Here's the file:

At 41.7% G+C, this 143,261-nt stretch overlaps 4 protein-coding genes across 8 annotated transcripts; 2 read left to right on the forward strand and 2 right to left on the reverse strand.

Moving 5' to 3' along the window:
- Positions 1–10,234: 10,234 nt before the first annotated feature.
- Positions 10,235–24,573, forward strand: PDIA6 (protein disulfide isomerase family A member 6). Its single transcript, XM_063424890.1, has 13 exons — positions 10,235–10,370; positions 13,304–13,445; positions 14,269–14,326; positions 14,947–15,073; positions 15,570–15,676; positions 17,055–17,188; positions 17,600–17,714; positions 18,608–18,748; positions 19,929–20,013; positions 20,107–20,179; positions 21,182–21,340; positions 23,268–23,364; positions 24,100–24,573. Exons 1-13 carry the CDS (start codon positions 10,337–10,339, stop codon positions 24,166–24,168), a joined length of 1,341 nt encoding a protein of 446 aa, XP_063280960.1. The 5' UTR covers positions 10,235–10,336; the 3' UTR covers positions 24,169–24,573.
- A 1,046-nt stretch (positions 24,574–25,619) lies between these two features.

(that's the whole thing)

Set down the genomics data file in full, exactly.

At 41.7% G+C, this 143,261-nt stretch overlaps 4 protein-coding genes across 8 annotated transcripts; 2 read left to right on the forward strand and 2 right to left on the reverse strand.

Moving 5' to 3' along the window:
- Positions 1–10,234: 10,234 nt before the first annotated feature.
- Positions 10,235–24,573, forward strand: PDIA6 (protein disulfide isomerase family A member 6). Its single transcript, XM_063424890.1, has 13 exons — positions 10,235–10,370; positions 13,304–13,445; positions 14,269–14,326; positions 14,947–15,073; positions 15,570–15,676; positions 17,055–17,188; positions 17,600–17,714; positions 18,608–18,748; positions 19,929–20,013; positions 20,107–20,179; positions 21,182–21,340; positions 23,268–23,364; positions 24,100–24,573. Exons 1-13 carry the CDS (start codon positions 10,337–10,339, stop codon positions 24,166–24,168), a joined length of 1,341 nt encoding a protein of 446 aa, XP_063280960.1. The 5' UTR covers positions 10,235–10,336; the 3' UTR covers positions 24,169–24,573.
- A 1,046-nt stretch (positions 24,574–25,619) lies between these two features.